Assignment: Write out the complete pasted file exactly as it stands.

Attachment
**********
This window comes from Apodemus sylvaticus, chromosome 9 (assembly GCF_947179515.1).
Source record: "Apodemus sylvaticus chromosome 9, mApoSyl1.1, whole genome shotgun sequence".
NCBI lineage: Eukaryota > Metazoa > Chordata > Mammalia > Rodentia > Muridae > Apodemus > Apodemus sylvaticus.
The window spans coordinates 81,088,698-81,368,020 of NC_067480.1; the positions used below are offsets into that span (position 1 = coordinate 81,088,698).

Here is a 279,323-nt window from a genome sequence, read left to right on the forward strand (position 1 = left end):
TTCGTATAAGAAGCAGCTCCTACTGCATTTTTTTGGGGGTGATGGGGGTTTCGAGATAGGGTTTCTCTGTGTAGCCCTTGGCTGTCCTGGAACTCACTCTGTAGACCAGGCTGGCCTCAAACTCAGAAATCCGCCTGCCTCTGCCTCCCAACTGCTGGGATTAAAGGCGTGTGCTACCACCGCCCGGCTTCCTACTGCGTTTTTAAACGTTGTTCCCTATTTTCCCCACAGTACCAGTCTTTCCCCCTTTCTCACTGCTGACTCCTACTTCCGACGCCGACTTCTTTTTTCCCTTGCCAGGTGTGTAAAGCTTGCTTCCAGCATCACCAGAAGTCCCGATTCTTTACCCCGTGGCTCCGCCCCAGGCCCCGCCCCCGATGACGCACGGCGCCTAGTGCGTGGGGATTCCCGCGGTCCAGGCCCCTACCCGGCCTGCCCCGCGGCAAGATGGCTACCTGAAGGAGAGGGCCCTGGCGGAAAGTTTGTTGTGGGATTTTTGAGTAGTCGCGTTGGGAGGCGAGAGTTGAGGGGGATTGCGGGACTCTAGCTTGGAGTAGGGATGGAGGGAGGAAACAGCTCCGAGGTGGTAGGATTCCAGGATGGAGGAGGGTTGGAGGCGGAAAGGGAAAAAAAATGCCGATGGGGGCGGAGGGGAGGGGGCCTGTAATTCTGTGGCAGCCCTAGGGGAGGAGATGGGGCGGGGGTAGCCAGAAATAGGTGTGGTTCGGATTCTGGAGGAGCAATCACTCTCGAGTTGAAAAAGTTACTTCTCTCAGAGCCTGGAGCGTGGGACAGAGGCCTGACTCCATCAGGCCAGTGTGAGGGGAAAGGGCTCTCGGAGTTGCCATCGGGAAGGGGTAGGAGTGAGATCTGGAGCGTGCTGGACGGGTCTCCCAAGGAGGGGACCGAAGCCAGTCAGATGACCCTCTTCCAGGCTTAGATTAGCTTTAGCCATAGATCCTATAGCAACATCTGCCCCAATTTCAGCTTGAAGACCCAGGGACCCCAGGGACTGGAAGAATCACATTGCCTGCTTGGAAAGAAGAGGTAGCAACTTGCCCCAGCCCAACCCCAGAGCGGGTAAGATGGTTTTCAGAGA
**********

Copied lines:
This window comes from Apodemus sylvaticus, chromosome 9 (assembly GCF_947179515.1).
Source record: "Apodemus sylvaticus chromosome 9, mApoSyl1.1, whole genome shotgun sequence".
NCBI lineage: Eukaryota > Metazoa > Chordata > Mammalia > Rodentia > Muridae > Apodemus > Apodemus sylvaticus.
The window spans coordinates 81,088,698-81,368,020 of NC_067480.1; the positions used below are offsets into that span (position 1 = coordinate 81,088,698).

Here is a 279,323-nt window from a genome sequence, read left to right on the forward strand (position 1 = left end):
TTCGTATAAGAAGCAGCTCCTACTGCATTTTTTTGGGGGTGATGGGGGTTTCGAGATAGGGTTTCTCTGTGTAGCCCTTGGCTGTCCTGGAACTCACTCTGTAGACCAGGCTGGCCTCAAACTCAGAAATCCGCCTGCCTCTGCCTCCCAACTGCTGGGATTAAAGGCGTGTGCTACCACCGCCCGGCTTCCTACTGCGTTTTTAAACGTTGTTCCCTATTTTCCCCACAGTACCAGTCTTTCCCCCTTTCTCACTGCTGACTCCTACTTCCGACGCCGACTTCTTTTTTCCCTTGCCAGGTGTGTAAAGCTTGCTTCCAGCATCACCAGAAGTCCCGATTCTTTACCCCGTGGCTCCGCCCCAGGCCCCGCCCCCGATGACGCACGGCGCCTAGTGCGTGGGGATTCCCGCGGTCCAGGCCCCTACCCGGCCTGCCCCGCGGCAAGATGGCTACCTGAAGGAGAGGGCCCTGGCGGAAAGTTTGTTGTGGGATTTTTGAGTAGTCGCGTTGGGAGGCGAGAGTTGAGGGGGATTGCGGGACTCTAGCTTGGAGTAGGGATGGAGGGAGGAAACAGCTCCGAGGTGGTAGGATTCCAGGATGGAGGAGGGTTGGAGGCGGAAAGGGAAAAAAAATGCCGATGGGGGCGGAGGGGAGGGGGCCTGTAATTCTGTGGCAGCCCTAGGGGAGGAGATGGGGCGGGGGTAGCCAGAAATAGGTGTGGTTCGGATTCTGGAGGAGCAATCACTCTCGAGTTGAAAAAGTTACTTCTCTCAGAGCCTGGAGCGTGGGACAGAGGCCTGACTCCATCAGGCCAGTGTGAGGGGAAAGGGCTCTCGGAGTTGCCATCGGGAAGGGGTAGGAGTGAGATCTGGAGCGTGCTGGACGGGTCTCCCAAGGAGGGGACCGAAGCCAGTCAGATGACCCTCTTCCAGGCTTAGATTAGCTTTAGCCATAGATCCTATAGCAACATCTGCCCCAATTTCAGCTTGAAGACCCAGGGACCCCAGGGACTGGAAGAATCACATTGCCTGCTTGGAAAGAAGAGGTAGCAACTTGCCCCAGCCCAACCCCAGAGCGGGTAAGATGGTTTTCAGAGA